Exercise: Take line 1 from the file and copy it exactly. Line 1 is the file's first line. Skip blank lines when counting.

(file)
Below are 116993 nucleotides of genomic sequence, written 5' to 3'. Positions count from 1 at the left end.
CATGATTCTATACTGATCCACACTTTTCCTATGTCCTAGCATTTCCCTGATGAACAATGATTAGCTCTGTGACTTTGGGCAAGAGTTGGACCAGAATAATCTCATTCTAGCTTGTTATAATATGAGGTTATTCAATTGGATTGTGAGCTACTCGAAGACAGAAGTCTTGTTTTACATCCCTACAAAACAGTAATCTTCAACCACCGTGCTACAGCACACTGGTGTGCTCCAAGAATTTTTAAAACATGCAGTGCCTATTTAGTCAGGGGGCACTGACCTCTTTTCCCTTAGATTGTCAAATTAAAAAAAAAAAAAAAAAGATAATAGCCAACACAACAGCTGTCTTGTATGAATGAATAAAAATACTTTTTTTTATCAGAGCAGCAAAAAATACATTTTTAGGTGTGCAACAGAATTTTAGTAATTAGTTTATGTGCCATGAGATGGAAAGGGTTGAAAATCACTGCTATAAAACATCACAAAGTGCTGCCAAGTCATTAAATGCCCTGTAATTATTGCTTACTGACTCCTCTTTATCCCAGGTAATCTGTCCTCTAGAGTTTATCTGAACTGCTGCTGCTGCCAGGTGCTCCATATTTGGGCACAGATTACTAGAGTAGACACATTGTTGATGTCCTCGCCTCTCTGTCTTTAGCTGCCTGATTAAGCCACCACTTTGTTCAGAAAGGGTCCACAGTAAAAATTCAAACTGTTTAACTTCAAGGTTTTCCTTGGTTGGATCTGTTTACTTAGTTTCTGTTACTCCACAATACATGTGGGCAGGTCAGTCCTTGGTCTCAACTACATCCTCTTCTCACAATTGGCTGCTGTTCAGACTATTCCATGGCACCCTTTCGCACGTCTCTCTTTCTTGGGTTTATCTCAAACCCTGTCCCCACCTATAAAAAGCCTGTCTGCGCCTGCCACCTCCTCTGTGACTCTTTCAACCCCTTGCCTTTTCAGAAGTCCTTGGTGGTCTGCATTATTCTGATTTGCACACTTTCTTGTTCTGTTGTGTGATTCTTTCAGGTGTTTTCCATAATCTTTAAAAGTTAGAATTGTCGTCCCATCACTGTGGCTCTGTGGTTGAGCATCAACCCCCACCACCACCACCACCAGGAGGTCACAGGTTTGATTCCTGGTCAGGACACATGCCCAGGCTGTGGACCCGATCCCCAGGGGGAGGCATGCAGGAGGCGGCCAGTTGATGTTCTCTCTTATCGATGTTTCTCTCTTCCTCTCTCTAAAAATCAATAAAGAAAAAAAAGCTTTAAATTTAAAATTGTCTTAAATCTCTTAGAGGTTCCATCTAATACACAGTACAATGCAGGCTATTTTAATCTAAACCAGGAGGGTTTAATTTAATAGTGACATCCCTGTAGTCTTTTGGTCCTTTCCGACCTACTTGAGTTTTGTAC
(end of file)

Below are 116993 nucleotides of genomic sequence, written 5' to 3'. Positions count from 1 at the left end.